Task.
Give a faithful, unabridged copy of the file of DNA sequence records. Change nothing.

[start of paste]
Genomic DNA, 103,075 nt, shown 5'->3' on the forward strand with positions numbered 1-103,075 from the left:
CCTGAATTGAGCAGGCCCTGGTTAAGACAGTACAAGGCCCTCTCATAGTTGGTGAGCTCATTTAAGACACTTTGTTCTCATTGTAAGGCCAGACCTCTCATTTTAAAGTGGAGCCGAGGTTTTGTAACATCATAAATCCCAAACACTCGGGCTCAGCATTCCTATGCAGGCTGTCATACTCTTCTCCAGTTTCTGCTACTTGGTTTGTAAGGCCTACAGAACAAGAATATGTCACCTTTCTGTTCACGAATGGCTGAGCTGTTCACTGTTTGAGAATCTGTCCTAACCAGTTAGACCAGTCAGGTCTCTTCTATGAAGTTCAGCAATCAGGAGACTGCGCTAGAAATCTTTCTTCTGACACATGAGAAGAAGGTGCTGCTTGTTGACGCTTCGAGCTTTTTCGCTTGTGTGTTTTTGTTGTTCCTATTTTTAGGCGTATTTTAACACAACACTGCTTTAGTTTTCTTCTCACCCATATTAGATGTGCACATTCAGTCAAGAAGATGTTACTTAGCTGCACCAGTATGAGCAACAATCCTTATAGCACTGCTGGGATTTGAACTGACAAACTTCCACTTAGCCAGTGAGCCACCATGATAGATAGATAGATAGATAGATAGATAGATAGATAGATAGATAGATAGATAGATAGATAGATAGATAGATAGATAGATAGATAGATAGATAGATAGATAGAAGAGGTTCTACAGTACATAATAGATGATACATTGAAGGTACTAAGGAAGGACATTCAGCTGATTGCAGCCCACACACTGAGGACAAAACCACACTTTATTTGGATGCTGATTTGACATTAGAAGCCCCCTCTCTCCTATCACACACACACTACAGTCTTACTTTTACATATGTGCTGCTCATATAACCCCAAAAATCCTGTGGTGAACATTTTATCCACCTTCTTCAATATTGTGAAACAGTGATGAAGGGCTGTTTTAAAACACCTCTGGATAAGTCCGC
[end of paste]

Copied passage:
Genomic DNA, 103,075 nt, shown 5'->3' on the forward strand with positions numbered 1-103,075 from the left:
CCTGAATTGAGCAGGCCCTGGTTAAGACAGTACAAGGCCCTCTCATAGTTGGTGAGCTCATTTAAGACACTTTGTTCTCATTGTAAGGCCAGACCTCTCATTTTAAAGTGGAGCCGAGGTTTTGTAACATCATAAATCCCAAACACTCGGGCTCAGCATTCCTATGCAGGCTGTCATACTCTTCTCCAGTTTCTGCTACTTGGTTTGTAAGGCCTACAGAACAAGAATATGTCACCTTTCTGTTCACGAATGGCTGAGCTGTTCACTGTTTGAGAATCTGTCCTAACCAGTTAGACCAGTCAGGTCTCTTCTATGAAGTTCAGCAATCAGGAGACTGCGCTAGAAATCTTTCTTCTGACACATGAGAAGAAGGTGCTGCTTGTTGACGCTTCGAGCTTTTTCGCTTGTGTGTTTTTGTTGTTCCTATTTTTAGGCGTATTTTAACACAACACTGCTTTAGTTTTCTTCTCACCCATATTAGATGTGCACATTCAGTCAAGAAGATGTTACTTAGCTGCACCAGTATGAGCAACAATCCTTATAGCACTGCTGGGATTTGAACTGACAAACTTCCACTTAGCCAGTGAGCCACCATGATAGATAGATAGATAGATAGATAGATAGATAGATAGATAGATAGATAGATAGATAGATAGATAGATAGATAGATAGATAGATAGATAGATAGATAGATAGAAGAGGTTCTACAGTACATAATAGATGATACATTGAAGGTACTAAGGAAGGACATTCAGCTGATTGCAGCCCACACACTGAGGACAAAACCACACTTTATTTGGATGCTGATTTGACATTAGAAGCCCCCTCTCTCCTATCACACACACACTACAGTCTTACTTTTACATATGTGCTGCTCATATAACCCCAAAAATCCTGTGGTGAACATTTTATCCACCTTCTTCAATATTGTGAAACAGTGATGAAGGGCTGTTTTAAAACACCTCTGGATAAGTCCGC